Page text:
Very early we also decided to rehearse the entire thing before we recorded. We haven’t done that for years and years; with “Grounding in Numbers” and “Trisector” we’d arrange, rehearse and record all at the same moment. This time we actually met and worked it out together. It was very intensive, but also quite interesting for us, because it was a bit like playing live without you having to get it absolutely right. In turn that produced a bit of a challenge when we came to record it: A lot of it is actually really quite complicated stuff – and a lot of it just comes once.
We had a week in between to worry about it, and to assemble all our bits of paper. Hugh said actually that for this record, he had more written down notes than for any previous Van der Graaf record from the earliest days on.
Then you went into the studio.
Peter: An interesting thing is that the songs were basically short, but with many different parts. When we finished the backing tracks, everything was still in little bits, very much in the ways of a 70s recording. In the 70s you would have the individual multi-tracks and they would never come together until the final mix; these days you can of course do it quicker. So when the backing tracks had been recorded, the first thing was actually to put the entire songs together. That was sort of like an old school thing redone.
To me, this is a concept album about the group Van der Graaf Generator. Each song tells a specific chapter in that story.
Peter: Naturally, having had this decision that it might be the last one that we make – yes – it had to be that kind of record. We have had this communal life experience, and although we are certainly trying to play with a degree of youthful enthusiasm, it is an older man’s record, effectively saying: “Once it was like this, and we are here to give testimony.”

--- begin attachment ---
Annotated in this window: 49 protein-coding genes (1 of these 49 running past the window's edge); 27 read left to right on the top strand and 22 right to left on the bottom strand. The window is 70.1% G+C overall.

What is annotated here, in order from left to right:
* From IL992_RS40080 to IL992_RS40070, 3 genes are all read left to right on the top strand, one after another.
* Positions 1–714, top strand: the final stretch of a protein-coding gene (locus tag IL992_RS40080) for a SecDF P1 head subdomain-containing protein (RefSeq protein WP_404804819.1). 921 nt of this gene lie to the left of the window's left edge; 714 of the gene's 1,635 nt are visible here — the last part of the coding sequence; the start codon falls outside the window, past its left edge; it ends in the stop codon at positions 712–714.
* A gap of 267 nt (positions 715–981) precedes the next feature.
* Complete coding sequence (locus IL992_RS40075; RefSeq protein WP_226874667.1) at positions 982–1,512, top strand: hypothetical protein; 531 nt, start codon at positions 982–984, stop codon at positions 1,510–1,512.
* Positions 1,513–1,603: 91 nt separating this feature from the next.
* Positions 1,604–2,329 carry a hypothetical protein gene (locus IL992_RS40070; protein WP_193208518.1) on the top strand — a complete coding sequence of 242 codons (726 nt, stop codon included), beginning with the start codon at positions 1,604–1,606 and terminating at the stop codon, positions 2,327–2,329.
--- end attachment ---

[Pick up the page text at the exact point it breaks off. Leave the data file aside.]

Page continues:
The first song, “Aloft”, to me it is the story of artistic awakening.
Peter: I had this idea that our career is like being taken up in a hot air balloon. You go up, you can’t go back; you are going to go wherever this thing takes you. With the slight difference that your voice is the hot air that goes into the balloon that is carrying you.
The next song is “Alfa Berlina”. This is in 1971, and you are in Italy.
Peter: Yeah, the great Maurizio Salvadori who was our first promoter in Italy personally drove us around in an Alfa Berlina.
The song starts with Italian-sounding noises.
Peter: Highly specific noises. You know, particular cities in Italy… yeah! We had no idea of what was about to hit us. We thought: “Oh, we are going to Italy for ten days, at the very least this will be like having something of a holiday.” We went and did a sound check in Milan, went out and had a coffee, came back and there were the riot trucks and the tear gas going off, and thousands of people outside who couldn’t get in and so on… From then on it just went very crazy. And also of course the Italian lifestyle was very crazy and… just driving around madly in the Alfa Berlina!
If “Alfa Berlina” was the high of touring, then next song, “Room 1210”, is the low of touring. If you have seen one hotel room on the road you have seen them all.